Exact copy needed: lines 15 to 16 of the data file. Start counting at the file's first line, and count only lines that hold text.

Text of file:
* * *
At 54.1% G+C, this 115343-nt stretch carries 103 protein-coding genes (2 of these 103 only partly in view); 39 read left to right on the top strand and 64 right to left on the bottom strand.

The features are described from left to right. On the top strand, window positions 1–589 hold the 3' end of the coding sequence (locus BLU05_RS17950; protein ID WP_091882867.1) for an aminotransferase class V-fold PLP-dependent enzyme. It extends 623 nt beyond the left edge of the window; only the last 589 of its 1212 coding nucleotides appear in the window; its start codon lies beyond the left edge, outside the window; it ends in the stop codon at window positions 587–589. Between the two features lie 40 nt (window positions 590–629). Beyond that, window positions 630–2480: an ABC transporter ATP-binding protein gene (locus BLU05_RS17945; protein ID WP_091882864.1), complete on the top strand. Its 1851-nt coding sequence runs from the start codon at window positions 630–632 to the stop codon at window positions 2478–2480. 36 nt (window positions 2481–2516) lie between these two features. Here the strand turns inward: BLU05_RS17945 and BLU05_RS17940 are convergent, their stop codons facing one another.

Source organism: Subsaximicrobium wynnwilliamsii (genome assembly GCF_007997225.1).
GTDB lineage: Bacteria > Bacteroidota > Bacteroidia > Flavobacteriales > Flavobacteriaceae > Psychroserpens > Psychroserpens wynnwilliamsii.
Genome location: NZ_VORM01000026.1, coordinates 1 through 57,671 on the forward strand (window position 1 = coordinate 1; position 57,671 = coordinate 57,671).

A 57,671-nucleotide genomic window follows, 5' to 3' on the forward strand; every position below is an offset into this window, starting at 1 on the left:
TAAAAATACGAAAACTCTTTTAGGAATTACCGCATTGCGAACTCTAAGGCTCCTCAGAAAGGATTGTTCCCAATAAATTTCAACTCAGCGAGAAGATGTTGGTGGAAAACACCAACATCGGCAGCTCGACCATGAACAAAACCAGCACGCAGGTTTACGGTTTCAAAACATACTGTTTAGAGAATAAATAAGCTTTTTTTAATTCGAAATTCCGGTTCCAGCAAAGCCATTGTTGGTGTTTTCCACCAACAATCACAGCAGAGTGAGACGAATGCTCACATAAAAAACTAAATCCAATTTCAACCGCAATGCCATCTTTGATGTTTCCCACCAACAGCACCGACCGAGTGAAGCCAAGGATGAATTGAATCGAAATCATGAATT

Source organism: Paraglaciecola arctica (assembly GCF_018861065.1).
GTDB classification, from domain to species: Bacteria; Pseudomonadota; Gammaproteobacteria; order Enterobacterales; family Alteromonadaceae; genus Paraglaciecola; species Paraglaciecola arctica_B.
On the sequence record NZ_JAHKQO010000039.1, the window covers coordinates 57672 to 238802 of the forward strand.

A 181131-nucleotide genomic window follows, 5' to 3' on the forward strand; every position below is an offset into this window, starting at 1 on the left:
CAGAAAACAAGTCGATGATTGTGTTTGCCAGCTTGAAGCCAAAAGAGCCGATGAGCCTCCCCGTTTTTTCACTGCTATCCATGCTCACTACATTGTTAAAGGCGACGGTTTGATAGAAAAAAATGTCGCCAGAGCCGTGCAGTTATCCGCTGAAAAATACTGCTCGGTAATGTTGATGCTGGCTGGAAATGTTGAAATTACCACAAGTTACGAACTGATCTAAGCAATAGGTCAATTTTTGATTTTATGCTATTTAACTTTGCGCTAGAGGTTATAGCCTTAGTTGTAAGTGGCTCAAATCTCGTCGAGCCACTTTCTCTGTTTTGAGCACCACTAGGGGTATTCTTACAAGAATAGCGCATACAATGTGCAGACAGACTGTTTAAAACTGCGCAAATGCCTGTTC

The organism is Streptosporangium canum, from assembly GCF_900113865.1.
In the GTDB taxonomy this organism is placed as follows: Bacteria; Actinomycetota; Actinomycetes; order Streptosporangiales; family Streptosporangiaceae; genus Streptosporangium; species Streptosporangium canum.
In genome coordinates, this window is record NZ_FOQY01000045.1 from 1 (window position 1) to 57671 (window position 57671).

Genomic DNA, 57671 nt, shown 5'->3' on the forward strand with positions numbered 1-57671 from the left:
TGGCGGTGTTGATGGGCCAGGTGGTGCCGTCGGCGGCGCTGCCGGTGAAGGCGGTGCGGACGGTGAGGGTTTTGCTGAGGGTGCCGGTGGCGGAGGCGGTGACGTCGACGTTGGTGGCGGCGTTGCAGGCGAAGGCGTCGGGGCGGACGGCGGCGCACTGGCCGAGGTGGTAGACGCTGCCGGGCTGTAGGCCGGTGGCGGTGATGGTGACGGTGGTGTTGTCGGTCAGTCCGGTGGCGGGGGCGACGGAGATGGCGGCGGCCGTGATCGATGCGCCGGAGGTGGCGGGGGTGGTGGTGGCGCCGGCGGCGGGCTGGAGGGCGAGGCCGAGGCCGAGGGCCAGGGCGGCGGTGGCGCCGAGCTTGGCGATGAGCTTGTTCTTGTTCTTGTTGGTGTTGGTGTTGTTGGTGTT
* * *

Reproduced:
In genome coordinates, this window is record NZ_FOQY01000045.1 from 1 (window position 1) to 57671 (window position 57671).

Genomic DNA, 57671 nt, shown 5'->3' on the forward strand with positions numbered 1-57671 from the left: